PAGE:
It’s definitely not easy. I love fasting while practicing. But we obviously change our routine into a more comfortable one. We usually come to the grounds at 5p.m now. We do our routine warm ups and practice a little. After the iftar, we do the training. Most of our training is in the evening then.
10. Any special rules that our team has, that works for you as the key to win a match?
The only real rule before a match is that we have to be back in our rooms early. We can’t stay out or stay up late. It’s not that keep on watching you until you sleep. But it’s not like other routine days either when we can stay out.
11. What are your thoughts about having the captaincy?
I don’t think about it just as yet. My only focus at the moment is to improve my performance, to make a mark on the grounds. And I think when the captaincy comes, it just comes to you. You don’t have to run for it. Cricket is a funny game. One day you perform good and you’re at the heights. The other day you score low and all of sudden you are down the charts. Sometimes your integrity is questioned. I think that is our major concern, our performance.
12. Do you have any superstitions for a lucky day or a lucky match, like most of the sportsmen do?
We all follow superstitions, especially when it comes to sports. We’d use the same bat until it goes into pieces. We don’t mind if it has gone bad, we would play with it until we really can’t. If I’m using a bat I score runs with, I would use it until it’s not in the shape of being used anymore. Most of the times I wear the same glove in one tour until it wears out. It’s just the way we feel comfortable on the pitch. Although we do realize it’s not the bat or the glove that is playing the game. But then again, with all the pressure, we need our magic charms. We need our comfort zone to stand our grounds.
13. Share with us the funniest incident that has happened with the team?
The funniest, I can’t tell. But here’s one. It was funny as well as scary. While we were on this tour to New Zealand, I, Asad Shafiq and Khurram went out for dinner. The sunset there is around 10 p.m. That’s the time we were walking the streets when we saw a car coming. It was about 50 meters away. There were two very huge dogs in the backseat. We were looking at the dogs, admiring their huge size when all of a sudden, the car started speeding in our direction. We were just about to enter the restaurant when the car stopped right in front of us. A man got out. At first I gladly thought he must be a fan until I saw the expression on his face. He then shouted, “Why are you looking at my girl?” We didn’t even realize there was a girl in the front seat. The he started swearing! That got me really angry. I was about to say something to him when Asad Shafiq started laughing and waved “Hiii” to his girl. That was all it took for that man to threaten us. He told us he’d see us down there in the town. Then he left. From the restaurant back to the hotel, every car that passed by, we thought it was him or his friends he must be gathering to bully us! Then we thought about the running possibilities, but none of us was in appropriate shoes for that. Later on, he did really come back without the girl. He sped his car towards us, swore and flipped us off. We still laugh about it all the time. Just that it was scary when it happened.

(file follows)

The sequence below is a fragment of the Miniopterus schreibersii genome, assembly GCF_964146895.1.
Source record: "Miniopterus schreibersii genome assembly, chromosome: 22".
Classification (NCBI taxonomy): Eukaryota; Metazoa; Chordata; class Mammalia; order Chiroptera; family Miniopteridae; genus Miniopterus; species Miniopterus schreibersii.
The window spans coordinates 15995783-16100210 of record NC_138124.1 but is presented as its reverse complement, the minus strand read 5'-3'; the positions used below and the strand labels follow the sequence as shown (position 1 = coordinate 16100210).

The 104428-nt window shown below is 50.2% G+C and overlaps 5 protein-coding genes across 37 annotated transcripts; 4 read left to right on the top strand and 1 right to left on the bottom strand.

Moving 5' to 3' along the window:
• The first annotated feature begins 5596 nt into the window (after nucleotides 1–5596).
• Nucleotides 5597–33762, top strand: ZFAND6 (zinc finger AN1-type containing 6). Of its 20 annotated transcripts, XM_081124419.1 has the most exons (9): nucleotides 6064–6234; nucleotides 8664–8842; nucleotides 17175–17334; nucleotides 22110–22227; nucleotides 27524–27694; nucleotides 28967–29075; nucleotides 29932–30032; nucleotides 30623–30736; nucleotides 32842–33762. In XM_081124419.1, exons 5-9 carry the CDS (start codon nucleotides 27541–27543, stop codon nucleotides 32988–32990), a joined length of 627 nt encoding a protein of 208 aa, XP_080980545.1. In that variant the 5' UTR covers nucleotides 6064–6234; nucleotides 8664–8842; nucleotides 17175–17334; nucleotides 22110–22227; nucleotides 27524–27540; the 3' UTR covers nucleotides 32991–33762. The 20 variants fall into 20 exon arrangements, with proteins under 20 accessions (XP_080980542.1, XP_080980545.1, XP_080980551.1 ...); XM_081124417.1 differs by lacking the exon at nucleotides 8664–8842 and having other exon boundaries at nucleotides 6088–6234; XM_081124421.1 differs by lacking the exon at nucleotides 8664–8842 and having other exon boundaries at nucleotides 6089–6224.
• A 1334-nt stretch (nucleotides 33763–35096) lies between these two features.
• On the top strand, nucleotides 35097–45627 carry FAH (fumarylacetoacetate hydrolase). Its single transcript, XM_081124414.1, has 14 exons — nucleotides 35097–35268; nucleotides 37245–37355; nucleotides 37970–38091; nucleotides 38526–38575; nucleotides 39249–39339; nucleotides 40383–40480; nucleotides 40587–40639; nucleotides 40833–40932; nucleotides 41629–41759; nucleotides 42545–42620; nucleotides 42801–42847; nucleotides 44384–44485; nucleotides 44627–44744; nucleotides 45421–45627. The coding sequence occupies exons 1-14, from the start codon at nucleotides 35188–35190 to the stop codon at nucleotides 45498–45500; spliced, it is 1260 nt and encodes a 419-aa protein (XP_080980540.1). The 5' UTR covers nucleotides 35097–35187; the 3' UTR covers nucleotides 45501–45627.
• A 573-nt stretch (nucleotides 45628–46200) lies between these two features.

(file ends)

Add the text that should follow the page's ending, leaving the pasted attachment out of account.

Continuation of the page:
14. Who are you closest to in the team and who according to you is the most supportive one?
I am closest to Asad Shafiq. We always hang out together on the tours. We’re together all the time. I’m also very close Saeed Ajmal. The captain Misbah-ul-Haq is very supportive and Hafeez, too as a senior player has always been supportive.
15. All the matches have their own distinct pressure. Which match can you recall where you were the most pressurized?
I think it was the time when we were in Abu Dhabi, playing against England. We were losing by a few runs. We had already lost 4 wickets with low runs. I and Asad Shafiq were sharing the partnership. I think that was one of my career-best scores. All the pressure made me want to win the match even more.
16. Who would be your favorite personality?
Dr. Israr Ahmad. His words changed me, they touched my heart. I used to listen to him in my difficult times, since my teens. I really miss him. I wish he was still alive.
17. Out of all the countries you have been to, which one do you like the most?
If we talk about natural beauty, I’d say New Zealand. The place where I have enjoyed playing the most is Australia and UAE. Australia has an amazing atmosphere for cricket. UAE has excellent grounds and you could never get bored in Dubai.
18. Lastly, what advice would you like to give to the young boys who want to join cricket and what would be your message for your fans out there?
For all those who want to join cricket, I’d only say that don’t look for shortcuts. Don’t ask people to get you into the cricket team. Work hard enough so that the person himself should say “This guy should be in the team.” Once you get into cricket through someone else and not your own hard work, you will have to carry that along for the rest of your life. It would only push you down. For the fans out there, I’d only ask for their support. Support our team, trust us. It’s your support that makes us perform.